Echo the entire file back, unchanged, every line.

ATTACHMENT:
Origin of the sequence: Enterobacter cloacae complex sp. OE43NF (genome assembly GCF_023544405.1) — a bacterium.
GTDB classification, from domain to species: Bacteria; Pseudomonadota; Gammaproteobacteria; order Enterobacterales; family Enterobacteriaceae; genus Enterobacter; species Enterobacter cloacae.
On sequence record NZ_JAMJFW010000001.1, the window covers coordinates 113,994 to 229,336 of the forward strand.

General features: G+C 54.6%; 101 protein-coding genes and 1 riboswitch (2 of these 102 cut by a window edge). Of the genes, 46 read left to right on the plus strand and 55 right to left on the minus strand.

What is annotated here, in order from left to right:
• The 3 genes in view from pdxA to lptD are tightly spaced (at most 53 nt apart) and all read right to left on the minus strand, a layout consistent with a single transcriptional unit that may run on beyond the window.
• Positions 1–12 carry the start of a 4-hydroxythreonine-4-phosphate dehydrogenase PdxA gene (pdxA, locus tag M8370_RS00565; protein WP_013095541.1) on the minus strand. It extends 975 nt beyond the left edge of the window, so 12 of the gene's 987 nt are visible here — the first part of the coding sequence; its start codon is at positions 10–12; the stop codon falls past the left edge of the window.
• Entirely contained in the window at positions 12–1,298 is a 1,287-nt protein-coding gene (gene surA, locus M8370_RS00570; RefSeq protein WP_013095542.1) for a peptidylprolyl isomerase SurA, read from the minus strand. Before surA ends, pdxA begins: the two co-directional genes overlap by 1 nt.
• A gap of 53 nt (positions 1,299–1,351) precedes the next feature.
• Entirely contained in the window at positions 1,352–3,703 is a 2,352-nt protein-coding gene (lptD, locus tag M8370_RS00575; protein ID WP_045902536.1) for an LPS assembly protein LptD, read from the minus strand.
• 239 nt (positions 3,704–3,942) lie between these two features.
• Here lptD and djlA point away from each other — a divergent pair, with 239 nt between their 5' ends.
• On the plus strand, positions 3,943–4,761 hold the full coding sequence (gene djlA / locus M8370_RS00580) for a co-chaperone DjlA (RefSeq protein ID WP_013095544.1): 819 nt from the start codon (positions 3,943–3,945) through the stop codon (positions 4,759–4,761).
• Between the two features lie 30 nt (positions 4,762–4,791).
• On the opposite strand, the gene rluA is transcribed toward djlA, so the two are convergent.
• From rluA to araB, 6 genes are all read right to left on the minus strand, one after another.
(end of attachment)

Origin of the sequence: Enterobacter cloacae complex sp. OE43NF (genome assembly GCF_023544405.1) — a bacterium.
GTDB classification, from domain to species: Bacteria; Pseudomonadota; Gammaproteobacteria; order Enterobacterales; family Enterobacteriaceae; genus Enterobacter; species Enterobacter cloacae.
On sequence record NZ_JAMJFW010000001.1, the window covers coordinates 113,994 to 229,336 of the forward strand.

General features: G+C 54.6%; 101 protein-coding genes and 1 riboswitch (2 of these 102 cut by a window edge). Of the genes, 46 read left to right on the plus strand and 55 right to left on the minus strand.

What is annotated here, in order from left to right:
• The 3 genes in view from pdxA to lptD are tightly spaced (at most 53 nt apart) and all read right to left on the minus strand, a layout consistent with a single transcriptional unit that may run on beyond the window.
• Positions 1–12 carry the start of a 4-hydroxythreonine-4-phosphate dehydrogenase PdxA gene (pdxA, locus tag M8370_RS00565; protein WP_013095541.1) on the minus strand. It extends 975 nt beyond the left edge of the window, so 12 of the gene's 987 nt are visible here — the first part of the coding sequence; its start codon is at positions 10–12; the stop codon falls past the left edge of the window.
• Entirely contained in the window at positions 12–1,298 is a 1,287-nt protein-coding gene (gene surA, locus M8370_RS00570; RefSeq protein WP_013095542.1) for a peptidylprolyl isomerase SurA, read from the minus strand. Before surA ends, pdxA begins: the two co-directional genes overlap by 1 nt.
• A gap of 53 nt (positions 1,299–1,351) precedes the next feature.
• Entirely contained in the window at positions 1,352–3,703 is a 2,352-nt protein-coding gene (lptD, locus tag M8370_RS00575; protein ID WP_045902536.1) for an LPS assembly protein LptD, read from the minus strand.
• 239 nt (positions 3,704–3,942) lie between these two features.
• Here lptD and djlA point away from each other — a divergent pair, with 239 nt between their 5' ends.
• On the plus strand, positions 3,943–4,761 hold the full coding sequence (gene djlA / locus M8370_RS00580) for a co-chaperone DjlA (RefSeq protein ID WP_013095544.1): 819 nt from the start codon (positions 3,943–3,945) through the stop codon (positions 4,759–4,761).
• Between the two features lie 30 nt (positions 4,762–4,791).
• On the opposite strand, the gene rluA is transcribed toward djlA, so the two are convergent.
• From rluA to araB, 6 genes are all read right to left on the minus strand, one after another.